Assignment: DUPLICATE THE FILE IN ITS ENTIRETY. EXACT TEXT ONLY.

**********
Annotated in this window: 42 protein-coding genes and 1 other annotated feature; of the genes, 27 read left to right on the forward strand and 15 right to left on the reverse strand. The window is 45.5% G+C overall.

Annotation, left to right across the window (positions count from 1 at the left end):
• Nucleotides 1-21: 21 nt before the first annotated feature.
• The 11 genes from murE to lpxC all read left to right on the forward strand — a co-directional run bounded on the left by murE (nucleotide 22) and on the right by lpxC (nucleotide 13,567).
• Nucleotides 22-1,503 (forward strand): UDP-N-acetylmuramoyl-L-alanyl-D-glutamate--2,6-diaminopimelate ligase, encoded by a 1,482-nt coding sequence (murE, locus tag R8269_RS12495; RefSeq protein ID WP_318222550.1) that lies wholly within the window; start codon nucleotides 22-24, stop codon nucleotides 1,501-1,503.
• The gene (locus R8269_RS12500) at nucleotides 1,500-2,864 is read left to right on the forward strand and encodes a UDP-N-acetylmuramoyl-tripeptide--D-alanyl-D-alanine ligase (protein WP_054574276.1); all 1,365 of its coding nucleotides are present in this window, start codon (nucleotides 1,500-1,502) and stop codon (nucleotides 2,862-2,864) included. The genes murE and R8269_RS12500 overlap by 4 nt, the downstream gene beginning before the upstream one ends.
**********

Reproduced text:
Annotated in this window: 42 protein-coding genes and 1 other annotated feature; of the genes, 27 read left to right on the forward strand and 15 right to left on the reverse strand. The window is 45.5% G+C overall.

Annotation, left to right across the window (positions count from 1 at the left end):
• Nucleotides 1-21: 21 nt before the first annotated feature.
• The 11 genes from murE to lpxC all read left to right on the forward strand — a co-directional run bounded on the left by murE (nucleotide 22) and on the right by lpxC (nucleotide 13,567).
• Nucleotides 22-1,503 (forward strand): UDP-N-acetylmuramoyl-L-alanyl-D-glutamate--2,6-diaminopimelate ligase, encoded by a 1,482-nt coding sequence (murE, locus tag R8269_RS12495; RefSeq protein ID WP_318222550.1) that lies wholly within the window; start codon nucleotides 22-24, stop codon nucleotides 1,501-1,503.
• The gene (locus R8269_RS12500) at nucleotides 1,500-2,864 is read left to right on the forward strand and encodes a UDP-N-acetylmuramoyl-tripeptide--D-alanyl-D-alanine ligase (protein WP_054574276.1); all 1,365 of its coding nucleotides are present in this window, start codon (nucleotides 1,500-1,502) and stop codon (nucleotides 2,862-2,864) included. The genes murE and R8269_RS12500 overlap by 4 nt, the downstream gene beginning before the upstream one ends.